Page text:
# Rolle's Theorem

1. Jul 29, 2009

### omri3012

Hallo.
If we consider Rolle's Theorem:
"If f is continuous on [a, b], differentiable in
(a,b), and f (a) = f (b), then there exists a point c in (a, b) where f'(c) = 0."

Why do we need to state continuity of f in interval and differentiability of f in open segment? Why can't we say f differentiable on [a,b]?

Thanks,

Omri

2. Jul 29, 2009

### LeonhardEuler

If you said f is differentiable on [a,b], the result would still be true, just slightly less useful. As stated the theorem shows that the result is true even if f is not differentiable at a or b. If it was restated to require f to be differentiable on [a,b], it could not be used in these cases.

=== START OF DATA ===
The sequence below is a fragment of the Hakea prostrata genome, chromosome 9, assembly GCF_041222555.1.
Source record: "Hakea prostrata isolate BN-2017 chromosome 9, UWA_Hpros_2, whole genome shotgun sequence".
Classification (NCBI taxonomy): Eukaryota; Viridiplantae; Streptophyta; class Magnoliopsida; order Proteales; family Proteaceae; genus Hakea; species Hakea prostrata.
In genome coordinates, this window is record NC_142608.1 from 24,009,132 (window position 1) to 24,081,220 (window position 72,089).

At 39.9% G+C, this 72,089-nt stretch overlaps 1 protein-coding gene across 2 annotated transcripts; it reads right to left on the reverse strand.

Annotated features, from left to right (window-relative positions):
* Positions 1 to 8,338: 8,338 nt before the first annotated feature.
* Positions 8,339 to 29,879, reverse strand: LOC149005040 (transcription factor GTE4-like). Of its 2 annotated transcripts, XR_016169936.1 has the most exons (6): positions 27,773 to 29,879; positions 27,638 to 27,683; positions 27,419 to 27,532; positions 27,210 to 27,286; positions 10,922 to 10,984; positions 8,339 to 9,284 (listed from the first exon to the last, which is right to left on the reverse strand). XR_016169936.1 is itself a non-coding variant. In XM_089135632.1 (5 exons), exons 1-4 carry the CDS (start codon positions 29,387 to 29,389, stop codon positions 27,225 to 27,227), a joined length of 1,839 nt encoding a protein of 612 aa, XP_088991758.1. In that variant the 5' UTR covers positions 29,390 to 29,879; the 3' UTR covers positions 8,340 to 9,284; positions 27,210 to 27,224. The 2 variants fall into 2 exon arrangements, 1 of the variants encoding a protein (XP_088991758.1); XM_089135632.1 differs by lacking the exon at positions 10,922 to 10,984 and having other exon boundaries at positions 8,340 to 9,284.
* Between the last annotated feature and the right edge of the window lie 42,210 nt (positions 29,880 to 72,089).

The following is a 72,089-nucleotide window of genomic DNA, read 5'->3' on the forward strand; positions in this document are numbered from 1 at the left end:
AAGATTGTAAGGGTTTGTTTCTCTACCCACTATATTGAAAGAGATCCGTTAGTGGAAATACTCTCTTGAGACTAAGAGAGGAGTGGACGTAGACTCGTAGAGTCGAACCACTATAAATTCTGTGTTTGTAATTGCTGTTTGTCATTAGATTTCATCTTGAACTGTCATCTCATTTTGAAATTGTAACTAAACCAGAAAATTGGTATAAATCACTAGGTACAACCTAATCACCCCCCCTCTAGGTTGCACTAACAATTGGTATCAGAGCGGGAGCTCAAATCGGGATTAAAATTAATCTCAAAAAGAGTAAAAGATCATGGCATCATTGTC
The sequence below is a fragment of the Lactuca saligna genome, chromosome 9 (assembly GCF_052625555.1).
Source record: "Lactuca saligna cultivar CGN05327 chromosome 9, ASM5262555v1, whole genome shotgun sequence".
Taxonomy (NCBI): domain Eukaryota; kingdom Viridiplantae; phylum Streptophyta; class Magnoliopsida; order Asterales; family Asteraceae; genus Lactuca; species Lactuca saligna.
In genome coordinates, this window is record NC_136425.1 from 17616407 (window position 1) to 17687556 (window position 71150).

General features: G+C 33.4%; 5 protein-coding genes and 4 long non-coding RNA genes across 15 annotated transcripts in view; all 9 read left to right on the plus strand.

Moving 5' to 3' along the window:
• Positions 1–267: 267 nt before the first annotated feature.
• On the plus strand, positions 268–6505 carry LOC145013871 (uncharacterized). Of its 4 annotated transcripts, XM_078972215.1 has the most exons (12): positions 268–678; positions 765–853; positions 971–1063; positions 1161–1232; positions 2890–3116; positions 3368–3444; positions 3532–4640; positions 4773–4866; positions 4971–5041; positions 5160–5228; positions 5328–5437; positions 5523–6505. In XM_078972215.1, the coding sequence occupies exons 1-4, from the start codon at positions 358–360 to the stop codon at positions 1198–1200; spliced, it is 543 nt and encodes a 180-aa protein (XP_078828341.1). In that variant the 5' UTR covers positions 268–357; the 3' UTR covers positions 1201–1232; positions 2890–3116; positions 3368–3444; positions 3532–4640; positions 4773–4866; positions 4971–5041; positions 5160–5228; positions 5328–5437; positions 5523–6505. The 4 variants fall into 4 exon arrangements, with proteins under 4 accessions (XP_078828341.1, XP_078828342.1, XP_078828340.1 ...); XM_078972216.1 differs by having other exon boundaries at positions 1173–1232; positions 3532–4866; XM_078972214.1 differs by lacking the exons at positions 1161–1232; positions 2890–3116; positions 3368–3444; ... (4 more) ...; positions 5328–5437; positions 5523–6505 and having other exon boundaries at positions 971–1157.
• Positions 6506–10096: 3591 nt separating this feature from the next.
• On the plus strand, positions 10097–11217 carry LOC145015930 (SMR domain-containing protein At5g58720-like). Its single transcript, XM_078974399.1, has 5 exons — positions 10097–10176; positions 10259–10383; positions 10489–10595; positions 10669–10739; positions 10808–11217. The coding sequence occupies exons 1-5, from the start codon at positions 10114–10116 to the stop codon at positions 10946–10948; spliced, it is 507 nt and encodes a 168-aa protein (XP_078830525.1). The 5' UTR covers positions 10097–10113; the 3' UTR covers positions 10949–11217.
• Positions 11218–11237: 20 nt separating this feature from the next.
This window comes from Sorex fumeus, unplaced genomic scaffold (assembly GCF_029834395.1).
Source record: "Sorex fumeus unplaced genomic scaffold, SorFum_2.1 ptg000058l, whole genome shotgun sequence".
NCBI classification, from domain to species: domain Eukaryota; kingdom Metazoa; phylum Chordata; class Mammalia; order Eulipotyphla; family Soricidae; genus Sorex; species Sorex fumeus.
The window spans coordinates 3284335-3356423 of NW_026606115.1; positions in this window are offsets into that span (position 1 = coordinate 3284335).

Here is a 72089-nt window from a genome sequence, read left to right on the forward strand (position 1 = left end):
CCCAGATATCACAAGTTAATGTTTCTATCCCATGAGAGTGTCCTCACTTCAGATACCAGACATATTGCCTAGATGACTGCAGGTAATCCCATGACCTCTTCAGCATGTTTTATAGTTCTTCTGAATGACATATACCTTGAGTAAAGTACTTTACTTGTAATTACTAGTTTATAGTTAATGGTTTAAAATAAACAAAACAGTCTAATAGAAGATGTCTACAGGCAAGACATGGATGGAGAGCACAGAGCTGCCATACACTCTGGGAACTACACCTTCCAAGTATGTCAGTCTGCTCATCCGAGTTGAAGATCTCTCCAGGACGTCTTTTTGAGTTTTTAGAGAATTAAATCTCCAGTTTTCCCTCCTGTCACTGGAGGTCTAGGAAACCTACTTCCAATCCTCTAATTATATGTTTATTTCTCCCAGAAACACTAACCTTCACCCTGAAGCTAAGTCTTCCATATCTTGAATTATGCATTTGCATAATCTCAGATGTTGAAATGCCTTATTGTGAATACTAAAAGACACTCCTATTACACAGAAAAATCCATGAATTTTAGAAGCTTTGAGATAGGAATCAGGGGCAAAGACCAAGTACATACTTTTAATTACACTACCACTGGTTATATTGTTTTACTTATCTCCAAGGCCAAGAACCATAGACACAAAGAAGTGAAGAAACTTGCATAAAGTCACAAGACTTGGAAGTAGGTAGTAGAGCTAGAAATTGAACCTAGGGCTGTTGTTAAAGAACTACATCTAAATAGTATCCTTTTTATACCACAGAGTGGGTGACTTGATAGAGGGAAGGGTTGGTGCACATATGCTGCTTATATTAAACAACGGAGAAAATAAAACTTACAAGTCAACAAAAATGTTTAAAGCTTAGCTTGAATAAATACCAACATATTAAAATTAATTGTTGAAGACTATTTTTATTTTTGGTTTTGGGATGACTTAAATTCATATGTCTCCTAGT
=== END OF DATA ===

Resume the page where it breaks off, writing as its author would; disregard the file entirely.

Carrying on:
3. Jul 29, 2009

### g_edgar

for example... $f(x) = \sqrt{(1-x^2)}$ is continuous on $[-1,1]$ and differentiable on $(-1,1)$ but not differentiable on $[-1,1]$.

4. Jul 29, 2009

### HallsofIvy

Staff Emeritus
Similarly, f(x)= |1- x^2| is continous on [-1, 1], differentiable on (-1, 1) but not differentiable on [-1, 1].

5. Jul 30, 2009

### g_edgar

A possible definition of "differentiable on [-1,1]" requires only one-sided derivatives at the two endpoints.